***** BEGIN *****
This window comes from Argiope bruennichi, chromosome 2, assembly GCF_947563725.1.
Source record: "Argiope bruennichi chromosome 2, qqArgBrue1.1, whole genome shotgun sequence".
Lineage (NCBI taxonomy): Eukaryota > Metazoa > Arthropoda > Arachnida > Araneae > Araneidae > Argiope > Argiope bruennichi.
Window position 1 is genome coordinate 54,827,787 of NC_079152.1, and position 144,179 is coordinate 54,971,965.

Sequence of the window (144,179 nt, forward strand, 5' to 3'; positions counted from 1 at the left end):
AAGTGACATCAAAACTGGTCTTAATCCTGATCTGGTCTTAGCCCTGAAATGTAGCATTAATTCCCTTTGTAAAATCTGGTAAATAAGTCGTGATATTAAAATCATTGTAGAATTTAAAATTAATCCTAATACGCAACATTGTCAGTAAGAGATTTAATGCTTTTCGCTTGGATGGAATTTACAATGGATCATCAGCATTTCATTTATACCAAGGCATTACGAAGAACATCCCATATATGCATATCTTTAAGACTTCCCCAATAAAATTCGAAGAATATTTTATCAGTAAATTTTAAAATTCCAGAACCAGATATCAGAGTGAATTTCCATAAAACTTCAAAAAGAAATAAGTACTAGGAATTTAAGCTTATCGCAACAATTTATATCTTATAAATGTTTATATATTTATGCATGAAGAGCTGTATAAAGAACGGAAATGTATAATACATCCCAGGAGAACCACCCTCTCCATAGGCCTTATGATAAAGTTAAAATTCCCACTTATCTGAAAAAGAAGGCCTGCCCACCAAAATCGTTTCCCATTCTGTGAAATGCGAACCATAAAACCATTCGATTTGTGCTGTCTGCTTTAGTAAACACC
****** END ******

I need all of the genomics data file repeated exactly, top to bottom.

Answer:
This window comes from Argiope bruennichi, chromosome 2, assembly GCF_947563725.1.
Source record: "Argiope bruennichi chromosome 2, qqArgBrue1.1, whole genome shotgun sequence".
Lineage (NCBI taxonomy): Eukaryota > Metazoa > Arthropoda > Arachnida > Araneae > Araneidae > Argiope > Argiope bruennichi.
Window position 1 is genome coordinate 54,827,787 of NC_079152.1, and position 144,179 is coordinate 54,971,965.

Sequence of the window (144,179 nt, forward strand, 5' to 3'; positions counted from 1 at the left end):
AAGTGACATCAAAACTGGTCTTAATCCTGATCTGGTCTTAGCCCTGAAATGTAGCATTAATTCCCTTTGTAAAATCTGGTAAATAAGTCGTGATATTAAAATCATTGTAGAATTTAAAATTAATCCTAATACGCAACATTGTCAGTAAGAGATTTAATGCTTTTCGCTTGGATGGAATTTACAATGGATCATCAGCATTTCATTTATACCAAGGCATTACGAAGAACATCCCATATATGCATATCTTTAAGACTTCCCCAATAAAATTCGAAGAATATTTTATCAGTAAATTTTAAAATTCCAGAACCAGATATCAGAGTGAATTTCCATAAAACTTCAAAAAGAAATAAGTACTAGGAATTTAAGCTTATCGCAACAATTTATATCTTATAAATGTTTATATATTTATGCATGAAGAGCTGTATAAAGAACGGAAATGTATAATACATCCCAGGAGAACCACCCTCTCCATAGGCCTTATGATAAAGTTAAAATTCCCACTTATCTGAAAAAGAAGGCCTGCCCACCAAAATCGTTTCCCATTCTGTGAAATGCGAACCATAAAACCATTCGATTTGTGCTGTCTGCTTTAGTAAACACC